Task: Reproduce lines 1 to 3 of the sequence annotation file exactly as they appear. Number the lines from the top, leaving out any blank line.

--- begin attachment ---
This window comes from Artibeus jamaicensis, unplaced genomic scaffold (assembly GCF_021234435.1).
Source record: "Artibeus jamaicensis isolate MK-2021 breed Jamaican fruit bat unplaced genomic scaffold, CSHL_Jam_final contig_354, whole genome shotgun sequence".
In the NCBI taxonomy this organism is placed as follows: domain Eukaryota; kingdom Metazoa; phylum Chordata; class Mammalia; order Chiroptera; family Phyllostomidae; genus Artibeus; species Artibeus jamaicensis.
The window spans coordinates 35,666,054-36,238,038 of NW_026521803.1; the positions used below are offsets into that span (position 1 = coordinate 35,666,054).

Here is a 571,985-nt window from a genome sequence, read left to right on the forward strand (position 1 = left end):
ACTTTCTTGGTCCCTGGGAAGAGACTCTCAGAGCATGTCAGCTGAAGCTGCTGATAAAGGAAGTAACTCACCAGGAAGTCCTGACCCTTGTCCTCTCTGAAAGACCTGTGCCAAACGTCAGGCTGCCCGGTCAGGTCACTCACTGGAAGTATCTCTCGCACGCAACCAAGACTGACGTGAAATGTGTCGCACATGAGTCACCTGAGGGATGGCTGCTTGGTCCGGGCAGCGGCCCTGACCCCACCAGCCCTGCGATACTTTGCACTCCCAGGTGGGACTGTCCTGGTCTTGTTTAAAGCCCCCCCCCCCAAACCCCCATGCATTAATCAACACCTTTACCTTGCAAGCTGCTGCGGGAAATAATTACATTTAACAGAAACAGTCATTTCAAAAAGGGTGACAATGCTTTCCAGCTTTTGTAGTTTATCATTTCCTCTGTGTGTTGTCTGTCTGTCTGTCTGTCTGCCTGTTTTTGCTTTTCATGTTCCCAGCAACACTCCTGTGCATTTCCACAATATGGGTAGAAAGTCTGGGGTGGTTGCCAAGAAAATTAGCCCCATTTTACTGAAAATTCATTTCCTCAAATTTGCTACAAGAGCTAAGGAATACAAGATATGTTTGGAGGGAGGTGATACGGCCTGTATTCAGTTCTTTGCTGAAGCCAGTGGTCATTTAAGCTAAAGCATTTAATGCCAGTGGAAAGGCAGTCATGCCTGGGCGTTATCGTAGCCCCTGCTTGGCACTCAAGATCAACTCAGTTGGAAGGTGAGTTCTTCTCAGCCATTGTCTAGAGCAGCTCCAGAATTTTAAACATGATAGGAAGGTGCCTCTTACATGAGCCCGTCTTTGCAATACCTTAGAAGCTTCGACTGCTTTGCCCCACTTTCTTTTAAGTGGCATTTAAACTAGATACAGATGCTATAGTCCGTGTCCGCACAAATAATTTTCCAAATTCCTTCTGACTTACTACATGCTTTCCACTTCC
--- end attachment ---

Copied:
This window comes from Artibeus jamaicensis, unplaced genomic scaffold (assembly GCF_021234435.1).
Source record: "Artibeus jamaicensis isolate MK-2021 breed Jamaican fruit bat unplaced genomic scaffold, CSHL_Jam_final contig_354, whole genome shotgun sequence".
In the NCBI taxonomy this organism is placed as follows: domain Eukaryota; kingdom Metazoa; phylum Chordata; class Mammalia; order Chiroptera; family Phyllostomidae; genus Artibeus; species Artibeus jamaicensis.